Thursday, 27 February 2014

The game theory of oligopoly pricing

Every single spruiker of the sharemarket explicitly or implicitly assumes a high degree of market efficiency. Absent market efficiency, there would be no benefit to making even the "right" investment, as you could not expect price rises to follow improved fundamentals, and investing would make no sense. Efficiency is what separates a "market" from a "scam". In the absence of market efficiency, there is no possible justification for allocating a single cent of pension money to the sharemarket. Market efficiency is assumed when using market prices as the best available estimate of value. In fact, it does not even make sense to talk about "market prices" without assuming a high degree of market efficiency. The market tautologically is efficient.

There are a number of necessary conditions for an efficient market, some of which are esoteric (homoscedasticity) and most of which are patently untrue (rationality of expectations). The most basic yet often overlooked assumption is that of many buyers and sellers, none of which individually can move prices. If a market has but a few participants, that individually affect prices, market efficiency can not be assumed.

A large and growing number of shares in the Australian market now have such concentrated ownership they can not be regarded as trading at a "market" price. Major fund managers often dominate the share registers and without any question individually affect prices. The efficient market framework is not helpful for such an oligopoly of market-moving players. The reason for this is that in an oligopoly, player actions affect prices as well as the decisions of other players. Analysis of oligopolies thus necessitates game theory. In an efficient market there is no such need, as individual buyers or sellers have no impact on price, and thus no impact on each other. The game theory of oligopoly markets has both competitive and cooperative aspects. Repeated interactions among the oligopoly players increase the likelihood of successful cartel cooperation.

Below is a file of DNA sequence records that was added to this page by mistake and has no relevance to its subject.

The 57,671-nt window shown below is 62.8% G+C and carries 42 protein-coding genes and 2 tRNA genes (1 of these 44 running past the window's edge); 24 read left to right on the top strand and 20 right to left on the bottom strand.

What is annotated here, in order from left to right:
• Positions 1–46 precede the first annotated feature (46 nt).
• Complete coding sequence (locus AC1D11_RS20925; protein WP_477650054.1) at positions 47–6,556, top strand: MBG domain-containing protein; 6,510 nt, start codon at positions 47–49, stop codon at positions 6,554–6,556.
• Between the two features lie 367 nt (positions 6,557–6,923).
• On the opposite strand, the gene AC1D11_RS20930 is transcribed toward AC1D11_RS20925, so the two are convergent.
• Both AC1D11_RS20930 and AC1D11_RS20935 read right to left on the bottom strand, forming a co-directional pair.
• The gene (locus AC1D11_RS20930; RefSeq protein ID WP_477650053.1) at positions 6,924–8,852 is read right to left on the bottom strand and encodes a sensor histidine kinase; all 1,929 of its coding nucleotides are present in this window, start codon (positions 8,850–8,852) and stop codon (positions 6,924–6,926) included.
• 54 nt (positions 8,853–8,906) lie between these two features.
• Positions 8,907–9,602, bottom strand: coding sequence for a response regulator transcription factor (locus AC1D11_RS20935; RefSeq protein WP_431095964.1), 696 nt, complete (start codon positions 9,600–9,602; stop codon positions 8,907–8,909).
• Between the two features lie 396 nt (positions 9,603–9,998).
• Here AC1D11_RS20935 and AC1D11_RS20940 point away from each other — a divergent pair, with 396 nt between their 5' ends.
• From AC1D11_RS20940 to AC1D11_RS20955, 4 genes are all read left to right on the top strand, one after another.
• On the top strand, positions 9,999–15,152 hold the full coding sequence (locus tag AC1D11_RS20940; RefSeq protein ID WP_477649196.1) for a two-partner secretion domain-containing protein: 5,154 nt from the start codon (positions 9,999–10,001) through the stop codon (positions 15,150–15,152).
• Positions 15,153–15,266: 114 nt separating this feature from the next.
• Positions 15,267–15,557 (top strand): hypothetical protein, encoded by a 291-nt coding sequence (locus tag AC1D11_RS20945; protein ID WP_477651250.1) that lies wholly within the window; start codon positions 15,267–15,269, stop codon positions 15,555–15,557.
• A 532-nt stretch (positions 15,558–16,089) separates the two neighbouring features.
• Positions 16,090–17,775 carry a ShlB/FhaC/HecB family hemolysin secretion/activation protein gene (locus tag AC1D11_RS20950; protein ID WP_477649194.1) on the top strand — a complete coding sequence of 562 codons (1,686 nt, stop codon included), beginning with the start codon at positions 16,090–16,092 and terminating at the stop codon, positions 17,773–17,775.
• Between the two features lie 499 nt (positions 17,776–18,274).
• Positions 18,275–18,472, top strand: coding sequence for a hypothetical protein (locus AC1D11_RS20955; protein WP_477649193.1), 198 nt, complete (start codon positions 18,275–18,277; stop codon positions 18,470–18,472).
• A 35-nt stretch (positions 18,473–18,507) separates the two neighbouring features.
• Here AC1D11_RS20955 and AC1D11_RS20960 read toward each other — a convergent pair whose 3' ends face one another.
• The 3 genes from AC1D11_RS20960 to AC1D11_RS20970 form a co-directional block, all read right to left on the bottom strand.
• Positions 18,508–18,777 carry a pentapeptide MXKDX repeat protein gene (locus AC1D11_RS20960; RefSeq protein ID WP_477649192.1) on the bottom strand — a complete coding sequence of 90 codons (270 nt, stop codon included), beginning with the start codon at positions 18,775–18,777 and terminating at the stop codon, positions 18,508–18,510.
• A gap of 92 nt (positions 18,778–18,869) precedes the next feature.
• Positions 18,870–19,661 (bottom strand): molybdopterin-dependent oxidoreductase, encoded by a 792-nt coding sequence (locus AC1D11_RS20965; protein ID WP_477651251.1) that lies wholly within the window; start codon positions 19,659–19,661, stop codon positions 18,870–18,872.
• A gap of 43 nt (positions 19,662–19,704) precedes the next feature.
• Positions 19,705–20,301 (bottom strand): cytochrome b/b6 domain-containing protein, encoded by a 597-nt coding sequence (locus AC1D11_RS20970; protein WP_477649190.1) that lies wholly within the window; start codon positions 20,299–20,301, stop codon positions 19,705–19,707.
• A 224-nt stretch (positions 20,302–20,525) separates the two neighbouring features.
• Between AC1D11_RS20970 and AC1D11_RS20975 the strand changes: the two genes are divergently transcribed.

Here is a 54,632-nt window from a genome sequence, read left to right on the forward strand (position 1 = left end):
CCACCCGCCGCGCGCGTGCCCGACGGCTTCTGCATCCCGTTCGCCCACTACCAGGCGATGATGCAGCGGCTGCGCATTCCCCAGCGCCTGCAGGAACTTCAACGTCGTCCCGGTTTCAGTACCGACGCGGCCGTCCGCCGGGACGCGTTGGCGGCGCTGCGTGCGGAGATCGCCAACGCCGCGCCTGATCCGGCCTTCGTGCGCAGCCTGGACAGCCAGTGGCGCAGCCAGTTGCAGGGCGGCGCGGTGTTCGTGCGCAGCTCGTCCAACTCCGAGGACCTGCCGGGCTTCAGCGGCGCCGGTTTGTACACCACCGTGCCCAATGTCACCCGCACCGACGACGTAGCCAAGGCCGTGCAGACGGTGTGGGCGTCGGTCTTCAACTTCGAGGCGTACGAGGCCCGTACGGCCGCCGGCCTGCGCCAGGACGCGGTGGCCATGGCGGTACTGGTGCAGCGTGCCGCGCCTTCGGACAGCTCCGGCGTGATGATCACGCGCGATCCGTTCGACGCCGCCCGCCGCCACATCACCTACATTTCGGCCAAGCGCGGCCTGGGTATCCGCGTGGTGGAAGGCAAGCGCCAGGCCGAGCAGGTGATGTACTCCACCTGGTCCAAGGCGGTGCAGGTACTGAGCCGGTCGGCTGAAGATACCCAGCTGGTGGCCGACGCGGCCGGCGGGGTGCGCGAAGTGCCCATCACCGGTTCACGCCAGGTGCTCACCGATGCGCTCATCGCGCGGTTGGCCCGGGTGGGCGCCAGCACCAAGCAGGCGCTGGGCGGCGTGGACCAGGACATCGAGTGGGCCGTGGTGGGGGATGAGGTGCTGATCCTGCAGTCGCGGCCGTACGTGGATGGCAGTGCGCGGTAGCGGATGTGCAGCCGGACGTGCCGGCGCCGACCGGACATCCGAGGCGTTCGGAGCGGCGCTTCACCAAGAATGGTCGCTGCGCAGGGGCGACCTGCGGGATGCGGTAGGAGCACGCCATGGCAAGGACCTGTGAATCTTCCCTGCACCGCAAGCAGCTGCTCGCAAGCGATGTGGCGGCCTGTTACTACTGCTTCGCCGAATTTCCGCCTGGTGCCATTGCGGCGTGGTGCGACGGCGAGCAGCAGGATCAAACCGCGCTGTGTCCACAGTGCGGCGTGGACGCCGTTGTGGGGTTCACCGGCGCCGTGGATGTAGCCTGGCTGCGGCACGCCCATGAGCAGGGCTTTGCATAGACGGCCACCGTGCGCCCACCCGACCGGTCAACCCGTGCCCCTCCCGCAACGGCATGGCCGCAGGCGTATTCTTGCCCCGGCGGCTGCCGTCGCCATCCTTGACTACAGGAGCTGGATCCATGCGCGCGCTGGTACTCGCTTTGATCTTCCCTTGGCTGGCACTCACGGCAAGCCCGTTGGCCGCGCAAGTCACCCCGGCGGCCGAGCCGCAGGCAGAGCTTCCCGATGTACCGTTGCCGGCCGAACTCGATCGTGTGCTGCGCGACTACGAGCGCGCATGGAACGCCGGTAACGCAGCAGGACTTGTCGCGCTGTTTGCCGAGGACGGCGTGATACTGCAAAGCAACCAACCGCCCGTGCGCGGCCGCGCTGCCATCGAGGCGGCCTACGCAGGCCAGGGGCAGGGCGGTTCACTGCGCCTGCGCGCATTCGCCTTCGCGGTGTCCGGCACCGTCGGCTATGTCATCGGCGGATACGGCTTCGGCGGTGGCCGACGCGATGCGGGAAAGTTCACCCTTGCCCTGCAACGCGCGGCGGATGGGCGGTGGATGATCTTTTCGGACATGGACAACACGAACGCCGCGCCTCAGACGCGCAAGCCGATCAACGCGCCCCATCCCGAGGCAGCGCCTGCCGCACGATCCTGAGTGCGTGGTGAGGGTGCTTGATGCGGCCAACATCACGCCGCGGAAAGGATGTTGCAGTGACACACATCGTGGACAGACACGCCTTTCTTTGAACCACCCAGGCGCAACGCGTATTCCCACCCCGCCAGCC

Such mechanics will be most obvious in the case of an illiquid share held by a small handful of players, with a current "market" price far above any reasonable fair value. Assuming an efficient market, each player would have an incentive to sell relentlessly. In an oligopoly framework, each player would realize such a decision's effect on price and on other players, and have an incentive to not collapse the book value of their holding.

The rise of investing intermediaries such as fund managers (as opposed to direct personal ownership) has separated ownership and control, and introduced a separate set of incentives that ultimately distorts prices. Since financial intermediaries derive cash fees from unrealized profits, there will be a systematic bias toward ramped prices unsupported by fundamentals. A market dominated by a few major financial intermediaries will thus be much more predisposed to boom-and-busts, as opposed to a market with highly distributed direct ownership. Boom-and-bust is embedded in the very fabric of the current market structure. Laws that by design funnel pension money to financial intermediaries exacerbate the problem.

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